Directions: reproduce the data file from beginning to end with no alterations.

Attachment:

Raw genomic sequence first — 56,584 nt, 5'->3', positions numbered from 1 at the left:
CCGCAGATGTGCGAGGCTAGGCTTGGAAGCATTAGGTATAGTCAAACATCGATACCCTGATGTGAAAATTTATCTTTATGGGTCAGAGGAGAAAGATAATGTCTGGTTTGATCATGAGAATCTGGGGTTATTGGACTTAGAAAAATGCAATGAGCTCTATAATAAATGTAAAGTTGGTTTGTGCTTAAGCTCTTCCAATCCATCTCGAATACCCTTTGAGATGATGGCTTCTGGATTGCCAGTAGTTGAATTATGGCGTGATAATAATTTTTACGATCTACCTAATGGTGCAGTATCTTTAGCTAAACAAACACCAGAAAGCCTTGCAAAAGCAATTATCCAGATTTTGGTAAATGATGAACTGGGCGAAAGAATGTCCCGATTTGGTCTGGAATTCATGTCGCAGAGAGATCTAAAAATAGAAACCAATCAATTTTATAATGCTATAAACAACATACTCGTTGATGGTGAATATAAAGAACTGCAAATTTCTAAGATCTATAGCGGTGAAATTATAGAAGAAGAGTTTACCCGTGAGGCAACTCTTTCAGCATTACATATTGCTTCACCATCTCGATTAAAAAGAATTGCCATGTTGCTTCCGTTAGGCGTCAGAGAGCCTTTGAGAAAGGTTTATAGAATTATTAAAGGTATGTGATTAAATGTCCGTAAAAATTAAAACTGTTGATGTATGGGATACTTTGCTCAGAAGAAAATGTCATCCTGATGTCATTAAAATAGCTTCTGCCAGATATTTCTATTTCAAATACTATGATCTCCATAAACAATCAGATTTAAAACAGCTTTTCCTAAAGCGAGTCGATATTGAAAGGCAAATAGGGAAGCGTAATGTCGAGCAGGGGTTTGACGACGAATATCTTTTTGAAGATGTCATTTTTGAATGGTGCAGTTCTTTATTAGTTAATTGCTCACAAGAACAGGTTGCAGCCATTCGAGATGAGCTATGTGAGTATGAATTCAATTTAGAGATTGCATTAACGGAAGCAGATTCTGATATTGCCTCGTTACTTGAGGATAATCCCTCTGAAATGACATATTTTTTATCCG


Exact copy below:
Raw genomic sequence first — 56,584 nt, 5'->3', positions numbered from 1 at the left:
CCGCAGATGTGCGAGGCTAGGCTTGGAAGCATTAGGTATAGTCAAACATCGATACCCTGATGTGAAAATTTATCTTTATGGGTCAGAGGAGAAAGATAATGTCTGGTTTGATCATGAGAATCTGGGGTTATTGGACTTAGAAAAATGCAATGAGCTCTATAATAAATGTAAAGTTGGTTTGTGCTTAAGCTCTTCCAATCCATCTCGAATACCCTTTGAGATGATGGCTTCTGGATTGCCAGTAGTTGAATTATGGCGTGATAATAATTTTTACGATCTACCTAATGGTGCAGTATCTTTAGCTAAACAAACACCAGAAAGCCTTGCAAAAGCAATTATCCAGATTTTGGTAAATGATGAACTGGGCGAAAGAATGTCCCGATTTGGTCTGGAATTCATGTCGCAGAGAGATCTAAAAATAGAAACCAATCAATTTTATAATGCTATAAACAACATACTCGTTGATGGTGAATATAAAGAACTGCAAATTTCTAAGATCTATAGCGGTGAAATTATAGAAGAAGAGTTTACCCGTGAGGCAACTCTTTCAGCATTACATATTGCTTCACCATCTCGATTAAAAAGAATTGCCATGTTGCTTCCGTTAGGCGTCAGAGAGCCTTTGAGAAAGGTTTATAGAATTATTAAAGGTATGTGATTAAATGTCCGTAAAAATTAAAACTGTTGATGTATGGGATACTTTGCTCAGAAGAAAATGTCATCCTGATGTCATTAAAATAGCTTCTGCCAGATATTTCTATTTCAAATACTATGATCTCCATAAACAATCAGATTTAAAACAGCTTTTCCTAAAGCGAGTCGATATTGAAAGGCAAATAGGGAAGCGTAATGTCGAGCAGGGGTTTGACGACGAATATCTTTTTGAAGATGTCATTTTTGAATGGTGCAGTTCTTTATTAGTTAATTGCTCACAAGAACAGGTTGCAGCCATTCGAGATGAGCTATGTGAGTATGAATTCAATTTAGAGATTGCATTAACGGAAGCAGATTCTGATATTGCCTCGTTACTTGAGGATAATCCCTCTGAAATGACATATTTTTTATCCG